Sijin Choi is a senior at Benjamin N. Cardozo High School in Queens and the founder of The Impasse.
I found the college application process dehumanizing, particularly the personal essays. Colleges seek to judge a person by what is written on a piece of paper, and they admit those that fit certain criteria. In most cases, however, who gets in is determined by how esoteric or dazzling one presents oneself in the essay, which is why so many students prowl their ordinary, teenage lives in search of something unique, something out-of-this-world.
The cost of this approach is we often lose our true identities, choosing to instead project ourselves as other than we are.
I suffered from this sort of pressure to "blow away" the admissions officer. As a New York-based Asian male seeking financial aid, I was told by my peers and teachers that I had to write stellar essays, even they were about a trivial subject that rarely influenced me as a person. My English teacher even told me to write one on why I hate broccoli.
But after writing over 10 essays, all of which seemed flashy and unique in each of their respective ways, I began to question whether such works were indicative of the type of person I am. Do I really learn a life lesson each day from riding the train? Was that moment in the museum really a life-changer? The answer was no. When I’m on the train going home, I am reticent and detached, and hardly the philosopher I portrayed in one of my essays. That time in the museum? Yeah, it inspired a sense of social service but so did the homeless man sleeping outside.
I could have written about the 10 countries I visited before the age of eight because of my parents’ profession. Or I could boast about my tendency to give a dollar to the poor while riding the subway late at night. Each of these events could have inspired essays that made an admissions officer sob. But they are not “significant experiences” that have affected me more than other more ordinary occurrences.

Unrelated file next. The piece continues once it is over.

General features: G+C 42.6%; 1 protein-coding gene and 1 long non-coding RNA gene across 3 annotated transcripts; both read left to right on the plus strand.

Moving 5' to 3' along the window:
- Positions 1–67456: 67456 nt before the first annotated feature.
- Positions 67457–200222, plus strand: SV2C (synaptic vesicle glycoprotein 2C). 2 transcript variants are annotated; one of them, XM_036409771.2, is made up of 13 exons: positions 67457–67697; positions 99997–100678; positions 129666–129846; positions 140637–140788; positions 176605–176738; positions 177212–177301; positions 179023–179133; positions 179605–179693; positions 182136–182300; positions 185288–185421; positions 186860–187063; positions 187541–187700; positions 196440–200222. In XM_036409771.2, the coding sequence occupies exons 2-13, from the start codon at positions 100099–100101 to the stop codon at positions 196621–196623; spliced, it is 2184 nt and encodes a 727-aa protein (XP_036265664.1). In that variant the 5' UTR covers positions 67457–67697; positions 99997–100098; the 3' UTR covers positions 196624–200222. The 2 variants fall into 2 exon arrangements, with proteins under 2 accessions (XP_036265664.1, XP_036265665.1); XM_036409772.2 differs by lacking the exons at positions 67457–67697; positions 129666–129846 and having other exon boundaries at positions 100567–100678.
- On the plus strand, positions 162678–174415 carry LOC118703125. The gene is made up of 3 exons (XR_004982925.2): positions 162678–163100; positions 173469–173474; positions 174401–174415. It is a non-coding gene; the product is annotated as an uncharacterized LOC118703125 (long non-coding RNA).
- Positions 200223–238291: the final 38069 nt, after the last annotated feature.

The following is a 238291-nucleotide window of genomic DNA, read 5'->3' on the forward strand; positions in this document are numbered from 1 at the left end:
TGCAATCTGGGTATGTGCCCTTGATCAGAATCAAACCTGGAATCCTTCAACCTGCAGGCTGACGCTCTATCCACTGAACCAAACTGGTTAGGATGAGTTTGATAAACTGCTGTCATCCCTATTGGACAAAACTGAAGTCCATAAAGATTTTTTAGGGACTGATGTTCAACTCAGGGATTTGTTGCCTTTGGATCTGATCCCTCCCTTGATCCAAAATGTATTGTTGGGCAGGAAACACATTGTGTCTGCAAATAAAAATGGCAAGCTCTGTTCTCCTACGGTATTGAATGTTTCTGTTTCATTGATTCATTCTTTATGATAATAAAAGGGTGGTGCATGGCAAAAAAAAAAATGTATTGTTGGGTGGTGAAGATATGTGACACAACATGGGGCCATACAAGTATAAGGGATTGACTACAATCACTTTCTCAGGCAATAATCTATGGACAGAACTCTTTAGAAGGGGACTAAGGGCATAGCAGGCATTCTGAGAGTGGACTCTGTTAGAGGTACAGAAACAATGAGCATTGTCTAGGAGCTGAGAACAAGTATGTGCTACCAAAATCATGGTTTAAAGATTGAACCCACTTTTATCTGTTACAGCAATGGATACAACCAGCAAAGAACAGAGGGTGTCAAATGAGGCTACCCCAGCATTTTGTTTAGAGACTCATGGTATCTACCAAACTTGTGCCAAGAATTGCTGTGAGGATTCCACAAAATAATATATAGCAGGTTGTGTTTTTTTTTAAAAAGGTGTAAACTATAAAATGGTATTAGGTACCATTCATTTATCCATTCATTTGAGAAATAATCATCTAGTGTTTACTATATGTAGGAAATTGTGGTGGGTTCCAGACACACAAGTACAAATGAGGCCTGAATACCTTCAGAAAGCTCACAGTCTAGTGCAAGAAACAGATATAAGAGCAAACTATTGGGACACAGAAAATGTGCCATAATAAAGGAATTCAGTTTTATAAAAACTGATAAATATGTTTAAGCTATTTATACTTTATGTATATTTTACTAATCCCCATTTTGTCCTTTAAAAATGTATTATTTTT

In a way, the college application process forced me to be someone I am not. Yes, I provided the engaging essay, complete with Ph.D.-worthy philosophical introspection, finished off with a speck of humor. I hope it works.
But College X: who exactly am I? I am a pragmatic student that does just enough to get by in the subjects I abhor, such as AP Calculus, but stick around and debate with teachers for hours on subjects that I love like Government and Journalism. I have yet to find a panacea for world hunger and poverty, but volunteer a week every summer on a South Dakota Native American reservation. And, finally, I lack the capacity to search the conscious as deeply as Sigmund Freud or Immanuel Kant. Please stop trying to turn us into something that we are not; it hurts us and it also hurts you.
My message to my fellow seniors: follow your heart. Take others’ advice and critiques into consideration but don’t let it change which essay you submit. Because if College X does not want you for who you are, they don’t deserve the hefty $75 required application fee in the first place.